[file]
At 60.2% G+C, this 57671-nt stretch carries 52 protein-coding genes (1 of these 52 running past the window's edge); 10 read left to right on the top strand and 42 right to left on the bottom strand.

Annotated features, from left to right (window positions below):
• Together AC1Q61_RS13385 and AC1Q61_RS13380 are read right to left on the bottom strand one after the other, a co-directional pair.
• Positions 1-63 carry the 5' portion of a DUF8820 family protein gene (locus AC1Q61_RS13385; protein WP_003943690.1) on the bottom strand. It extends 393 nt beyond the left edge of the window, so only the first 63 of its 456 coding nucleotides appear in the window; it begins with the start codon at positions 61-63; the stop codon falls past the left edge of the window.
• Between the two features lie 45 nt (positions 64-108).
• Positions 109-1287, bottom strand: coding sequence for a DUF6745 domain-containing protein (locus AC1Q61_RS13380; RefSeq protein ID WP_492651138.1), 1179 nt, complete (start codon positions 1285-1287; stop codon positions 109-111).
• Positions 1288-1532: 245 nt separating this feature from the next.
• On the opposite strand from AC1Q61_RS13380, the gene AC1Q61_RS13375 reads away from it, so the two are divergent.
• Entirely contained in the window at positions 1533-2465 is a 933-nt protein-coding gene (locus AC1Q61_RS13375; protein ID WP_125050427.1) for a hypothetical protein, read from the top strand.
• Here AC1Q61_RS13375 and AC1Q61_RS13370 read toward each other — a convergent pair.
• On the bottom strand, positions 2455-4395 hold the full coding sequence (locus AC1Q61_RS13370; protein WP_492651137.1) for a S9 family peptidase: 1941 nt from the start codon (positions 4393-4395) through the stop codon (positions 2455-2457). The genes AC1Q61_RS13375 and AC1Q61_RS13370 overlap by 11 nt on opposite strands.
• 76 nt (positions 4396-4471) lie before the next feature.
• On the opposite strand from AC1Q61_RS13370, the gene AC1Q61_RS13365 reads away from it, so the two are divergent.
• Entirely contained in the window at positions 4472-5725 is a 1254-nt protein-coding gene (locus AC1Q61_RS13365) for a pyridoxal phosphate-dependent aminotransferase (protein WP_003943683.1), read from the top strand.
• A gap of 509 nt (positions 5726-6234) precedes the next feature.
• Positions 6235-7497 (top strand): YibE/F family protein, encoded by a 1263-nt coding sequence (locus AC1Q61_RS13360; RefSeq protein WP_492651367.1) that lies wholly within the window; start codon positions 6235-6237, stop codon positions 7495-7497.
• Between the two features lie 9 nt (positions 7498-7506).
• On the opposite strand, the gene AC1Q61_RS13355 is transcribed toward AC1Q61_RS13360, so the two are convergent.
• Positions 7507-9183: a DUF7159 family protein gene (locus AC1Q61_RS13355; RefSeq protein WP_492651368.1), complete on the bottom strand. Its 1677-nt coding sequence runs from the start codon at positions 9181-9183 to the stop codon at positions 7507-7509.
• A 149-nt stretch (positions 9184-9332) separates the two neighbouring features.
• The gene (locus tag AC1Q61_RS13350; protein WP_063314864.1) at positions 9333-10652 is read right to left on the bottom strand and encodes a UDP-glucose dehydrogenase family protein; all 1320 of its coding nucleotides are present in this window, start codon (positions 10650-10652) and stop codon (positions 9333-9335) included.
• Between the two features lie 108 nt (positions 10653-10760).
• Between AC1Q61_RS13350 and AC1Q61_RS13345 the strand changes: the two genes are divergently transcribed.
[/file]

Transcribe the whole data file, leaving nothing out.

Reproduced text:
At 60.2% G+C, this 57671-nt stretch carries 52 protein-coding genes (1 of these 52 running past the window's edge); 10 read left to right on the top strand and 42 right to left on the bottom strand.

Annotated features, from left to right (window positions below):
• Together AC1Q61_RS13385 and AC1Q61_RS13380 are read right to left on the bottom strand one after the other, a co-directional pair.
• Positions 1-63 carry the 5' portion of a DUF8820 family protein gene (locus AC1Q61_RS13385; protein WP_003943690.1) on the bottom strand. It extends 393 nt beyond the left edge of the window, so only the first 63 of its 456 coding nucleotides appear in the window; it begins with the start codon at positions 61-63; the stop codon falls past the left edge of the window.
• Between the two features lie 45 nt (positions 64-108).
• Positions 109-1287, bottom strand: coding sequence for a DUF6745 domain-containing protein (locus AC1Q61_RS13380; RefSeq protein ID WP_492651138.1), 1179 nt, complete (start codon positions 1285-1287; stop codon positions 109-111).
• Positions 1288-1532: 245 nt separating this feature from the next.
• On the opposite strand from AC1Q61_RS13380, the gene AC1Q61_RS13375 reads away from it, so the two are divergent.
• Entirely contained in the window at positions 1533-2465 is a 933-nt protein-coding gene (locus AC1Q61_RS13375; protein ID WP_125050427.1) for a hypothetical protein, read from the top strand.
• Here AC1Q61_RS13375 and AC1Q61_RS13370 read toward each other — a convergent pair.
• On the bottom strand, positions 2455-4395 hold the full coding sequence (locus AC1Q61_RS13370; protein WP_492651137.1) for a S9 family peptidase: 1941 nt from the start codon (positions 4393-4395) through the stop codon (positions 2455-2457). The genes AC1Q61_RS13375 and AC1Q61_RS13370 overlap by 11 nt on opposite strands.
• 76 nt (positions 4396-4471) lie before the next feature.
• On the opposite strand from AC1Q61_RS13370, the gene AC1Q61_RS13365 reads away from it, so the two are divergent.
• Entirely contained in the window at positions 4472-5725 is a 1254-nt protein-coding gene (locus AC1Q61_RS13365) for a pyridoxal phosphate-dependent aminotransferase (protein WP_003943683.1), read from the top strand.
• A gap of 509 nt (positions 5726-6234) precedes the next feature.
• Positions 6235-7497 (top strand): YibE/F family protein, encoded by a 1263-nt coding sequence (locus AC1Q61_RS13360; RefSeq protein WP_492651367.1) that lies wholly within the window; start codon positions 6235-6237, stop codon positions 7495-7497.
• Between the two features lie 9 nt (positions 7498-7506).
• On the opposite strand, the gene AC1Q61_RS13355 is transcribed toward AC1Q61_RS13360, so the two are convergent.
• Positions 7507-9183: a DUF7159 family protein gene (locus AC1Q61_RS13355; RefSeq protein WP_492651368.1), complete on the bottom strand. Its 1677-nt coding sequence runs from the start codon at positions 9181-9183 to the stop codon at positions 7507-7509.
• A 149-nt stretch (positions 9184-9332) separates the two neighbouring features.
• The gene (locus tag AC1Q61_RS13350; protein WP_063314864.1) at positions 9333-10652 is read right to left on the bottom strand and encodes a UDP-glucose dehydrogenase family protein; all 1320 of its coding nucleotides are present in this window, start codon (positions 10650-10652) and stop codon (positions 9333-9335) included.
• Between the two features lie 108 nt (positions 10653-10760).
• Between AC1Q61_RS13350 and AC1Q61_RS13345 the strand changes: the two genes are divergently transcribed.